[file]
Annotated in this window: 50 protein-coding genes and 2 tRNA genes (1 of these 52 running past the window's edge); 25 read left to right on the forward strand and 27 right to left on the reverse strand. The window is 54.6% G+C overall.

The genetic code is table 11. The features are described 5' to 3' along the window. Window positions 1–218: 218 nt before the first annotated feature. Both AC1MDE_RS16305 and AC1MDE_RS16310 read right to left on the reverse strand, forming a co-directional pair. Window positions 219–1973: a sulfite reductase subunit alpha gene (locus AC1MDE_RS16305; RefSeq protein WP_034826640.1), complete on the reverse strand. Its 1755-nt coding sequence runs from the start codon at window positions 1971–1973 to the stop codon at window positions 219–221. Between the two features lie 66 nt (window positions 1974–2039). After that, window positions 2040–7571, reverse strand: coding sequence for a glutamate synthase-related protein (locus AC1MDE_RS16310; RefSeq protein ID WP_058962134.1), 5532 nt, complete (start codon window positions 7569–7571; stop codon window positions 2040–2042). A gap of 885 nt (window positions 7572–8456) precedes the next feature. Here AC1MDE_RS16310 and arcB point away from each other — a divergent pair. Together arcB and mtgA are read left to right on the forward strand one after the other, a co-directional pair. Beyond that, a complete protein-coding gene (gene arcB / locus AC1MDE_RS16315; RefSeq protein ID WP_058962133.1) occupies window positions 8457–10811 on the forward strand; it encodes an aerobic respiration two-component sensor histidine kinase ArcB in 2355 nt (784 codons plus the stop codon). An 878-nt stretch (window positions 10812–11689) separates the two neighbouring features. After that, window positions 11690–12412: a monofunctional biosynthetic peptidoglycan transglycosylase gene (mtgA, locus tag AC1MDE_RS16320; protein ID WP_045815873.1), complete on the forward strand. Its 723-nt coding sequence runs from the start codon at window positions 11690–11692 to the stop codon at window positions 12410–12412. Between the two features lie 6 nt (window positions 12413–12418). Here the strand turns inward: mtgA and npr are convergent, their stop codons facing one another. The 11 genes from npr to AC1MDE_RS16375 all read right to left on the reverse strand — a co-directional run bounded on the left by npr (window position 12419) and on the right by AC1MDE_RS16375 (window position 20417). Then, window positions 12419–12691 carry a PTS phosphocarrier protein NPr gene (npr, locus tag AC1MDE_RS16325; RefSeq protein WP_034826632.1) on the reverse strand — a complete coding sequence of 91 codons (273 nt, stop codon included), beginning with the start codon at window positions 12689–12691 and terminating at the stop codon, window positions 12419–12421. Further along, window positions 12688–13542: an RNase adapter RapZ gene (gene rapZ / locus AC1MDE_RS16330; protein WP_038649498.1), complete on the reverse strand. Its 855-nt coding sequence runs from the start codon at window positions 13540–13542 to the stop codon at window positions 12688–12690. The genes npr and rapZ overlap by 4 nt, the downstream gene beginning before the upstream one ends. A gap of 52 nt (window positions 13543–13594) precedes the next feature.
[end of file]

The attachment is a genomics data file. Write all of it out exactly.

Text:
Annotated in this window: 50 protein-coding genes and 2 tRNA genes (1 of these 52 running past the window's edge); 25 read left to right on the forward strand and 27 right to left on the reverse strand. The window is 54.6% G+C overall.

The genetic code is table 11. The features are described 5' to 3' along the window. Window positions 1–218: 218 nt before the first annotated feature. Both AC1MDE_RS16305 and AC1MDE_RS16310 read right to left on the reverse strand, forming a co-directional pair. Window positions 219–1973: a sulfite reductase subunit alpha gene (locus AC1MDE_RS16305; RefSeq protein WP_034826640.1), complete on the reverse strand. Its 1755-nt coding sequence runs from the start codon at window positions 1971–1973 to the stop codon at window positions 219–221. Between the two features lie 66 nt (window positions 1974–2039). After that, window positions 2040–7571, reverse strand: coding sequence for a glutamate synthase-related protein (locus AC1MDE_RS16310; RefSeq protein ID WP_058962134.1), 5532 nt, complete (start codon window positions 7569–7571; stop codon window positions 2040–2042). A gap of 885 nt (window positions 7572–8456) precedes the next feature. Here AC1MDE_RS16310 and arcB point away from each other — a divergent pair. Together arcB and mtgA are read left to right on the forward strand one after the other, a co-directional pair. Beyond that, a complete protein-coding gene (gene arcB / locus AC1MDE_RS16315; RefSeq protein ID WP_058962133.1) occupies window positions 8457–10811 on the forward strand; it encodes an aerobic respiration two-component sensor histidine kinase ArcB in 2355 nt (784 codons plus the stop codon). An 878-nt stretch (window positions 10812–11689) separates the two neighbouring features. After that, window positions 11690–12412: a monofunctional biosynthetic peptidoglycan transglycosylase gene (mtgA, locus tag AC1MDE_RS16320; protein ID WP_045815873.1), complete on the forward strand. Its 723-nt coding sequence runs from the start codon at window positions 11690–11692 to the stop codon at window positions 12410–12412. Between the two features lie 6 nt (window positions 12413–12418). Here the strand turns inward: mtgA and npr are convergent, their stop codons facing one another. The 11 genes from npr to AC1MDE_RS16375 all read right to left on the reverse strand — a co-directional run bounded on the left by npr (window position 12419) and on the right by AC1MDE_RS16375 (window position 20417). Then, window positions 12419–12691 carry a PTS phosphocarrier protein NPr gene (npr, locus tag AC1MDE_RS16325; RefSeq protein WP_034826632.1) on the reverse strand — a complete coding sequence of 91 codons (273 nt, stop codon included), beginning with the start codon at window positions 12689–12691 and terminating at the stop codon, window positions 12419–12421. Further along, window positions 12688–13542: an RNase adapter RapZ gene (gene rapZ / locus AC1MDE_RS16330; protein WP_038649498.1), complete on the reverse strand. Its 855-nt coding sequence runs from the start codon at window positions 13540–13542 to the stop codon at window positions 12688–12690. The genes npr and rapZ overlap by 4 nt, the downstream gene beginning before the upstream one ends. A gap of 52 nt (window positions 13543–13594) precedes the next feature.